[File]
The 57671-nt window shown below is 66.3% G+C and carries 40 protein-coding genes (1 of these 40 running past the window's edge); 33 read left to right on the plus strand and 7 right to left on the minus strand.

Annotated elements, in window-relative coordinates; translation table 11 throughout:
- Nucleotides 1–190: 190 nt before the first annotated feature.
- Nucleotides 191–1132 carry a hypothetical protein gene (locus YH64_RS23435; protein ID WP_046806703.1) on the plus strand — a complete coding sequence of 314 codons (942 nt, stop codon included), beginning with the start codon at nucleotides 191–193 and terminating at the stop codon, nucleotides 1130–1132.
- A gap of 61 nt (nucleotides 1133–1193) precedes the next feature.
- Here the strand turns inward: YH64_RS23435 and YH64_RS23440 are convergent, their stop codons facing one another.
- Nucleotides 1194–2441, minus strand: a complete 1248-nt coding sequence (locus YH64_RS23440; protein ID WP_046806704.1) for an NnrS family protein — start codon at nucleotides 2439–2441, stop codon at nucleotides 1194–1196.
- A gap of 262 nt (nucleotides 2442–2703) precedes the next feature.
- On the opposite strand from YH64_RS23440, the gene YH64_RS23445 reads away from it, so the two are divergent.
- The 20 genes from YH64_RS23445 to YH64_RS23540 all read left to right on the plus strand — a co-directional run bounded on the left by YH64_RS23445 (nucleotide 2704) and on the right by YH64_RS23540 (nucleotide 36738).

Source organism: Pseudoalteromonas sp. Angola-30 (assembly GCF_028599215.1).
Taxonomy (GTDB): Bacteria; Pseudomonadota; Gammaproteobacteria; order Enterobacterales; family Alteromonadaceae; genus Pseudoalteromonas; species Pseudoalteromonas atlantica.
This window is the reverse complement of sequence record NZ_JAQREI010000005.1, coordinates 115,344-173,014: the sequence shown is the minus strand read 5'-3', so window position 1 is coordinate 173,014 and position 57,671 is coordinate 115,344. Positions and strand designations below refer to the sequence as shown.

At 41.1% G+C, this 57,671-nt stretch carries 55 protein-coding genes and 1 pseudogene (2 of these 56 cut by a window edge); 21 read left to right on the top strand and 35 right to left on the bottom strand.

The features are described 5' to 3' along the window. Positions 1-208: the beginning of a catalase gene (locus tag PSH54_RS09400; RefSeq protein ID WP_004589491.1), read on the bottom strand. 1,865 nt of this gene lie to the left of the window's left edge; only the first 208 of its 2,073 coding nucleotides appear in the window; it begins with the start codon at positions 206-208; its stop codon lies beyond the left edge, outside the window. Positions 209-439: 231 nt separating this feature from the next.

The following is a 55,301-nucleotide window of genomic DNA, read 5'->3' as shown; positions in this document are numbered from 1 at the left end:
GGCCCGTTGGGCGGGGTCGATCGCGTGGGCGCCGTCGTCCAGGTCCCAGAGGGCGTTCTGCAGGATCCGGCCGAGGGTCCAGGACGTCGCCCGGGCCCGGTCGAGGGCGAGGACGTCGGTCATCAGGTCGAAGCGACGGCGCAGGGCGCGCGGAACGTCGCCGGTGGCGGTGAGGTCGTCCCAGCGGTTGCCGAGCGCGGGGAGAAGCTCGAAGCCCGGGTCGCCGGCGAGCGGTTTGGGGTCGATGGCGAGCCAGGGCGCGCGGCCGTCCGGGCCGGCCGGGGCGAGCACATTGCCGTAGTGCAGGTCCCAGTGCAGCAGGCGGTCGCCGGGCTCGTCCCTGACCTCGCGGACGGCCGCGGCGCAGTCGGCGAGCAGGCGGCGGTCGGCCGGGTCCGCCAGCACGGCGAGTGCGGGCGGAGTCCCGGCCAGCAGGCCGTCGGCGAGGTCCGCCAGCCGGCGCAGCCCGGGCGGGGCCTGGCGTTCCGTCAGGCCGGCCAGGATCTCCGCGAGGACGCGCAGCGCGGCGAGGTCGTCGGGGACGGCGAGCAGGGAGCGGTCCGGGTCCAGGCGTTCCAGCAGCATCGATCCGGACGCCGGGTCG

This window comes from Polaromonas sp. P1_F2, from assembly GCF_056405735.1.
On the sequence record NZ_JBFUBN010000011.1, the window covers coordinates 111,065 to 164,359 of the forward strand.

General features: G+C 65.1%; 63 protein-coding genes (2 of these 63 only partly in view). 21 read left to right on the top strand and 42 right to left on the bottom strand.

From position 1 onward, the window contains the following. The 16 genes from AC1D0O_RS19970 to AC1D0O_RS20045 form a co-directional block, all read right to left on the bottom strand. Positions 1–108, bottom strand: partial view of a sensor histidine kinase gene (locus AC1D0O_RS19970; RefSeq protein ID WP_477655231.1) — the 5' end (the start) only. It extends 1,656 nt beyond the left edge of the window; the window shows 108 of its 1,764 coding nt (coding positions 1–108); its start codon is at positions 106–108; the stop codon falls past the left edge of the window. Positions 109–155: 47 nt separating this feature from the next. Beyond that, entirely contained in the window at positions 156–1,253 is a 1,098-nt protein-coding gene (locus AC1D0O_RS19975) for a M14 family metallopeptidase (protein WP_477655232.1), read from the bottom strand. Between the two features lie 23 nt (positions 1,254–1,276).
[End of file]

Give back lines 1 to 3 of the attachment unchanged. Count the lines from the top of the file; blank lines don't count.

The 57671-nt window shown below is 66.3% G+C and carries 40 protein-coding genes (1 of these 40 running past the window's edge); 33 read left to right on the plus strand and 7 right to left on the minus strand.

Annotated elements, in window-relative coordinates; translation table 11 throughout:
- Nucleotides 1–190: 190 nt before the first annotated feature.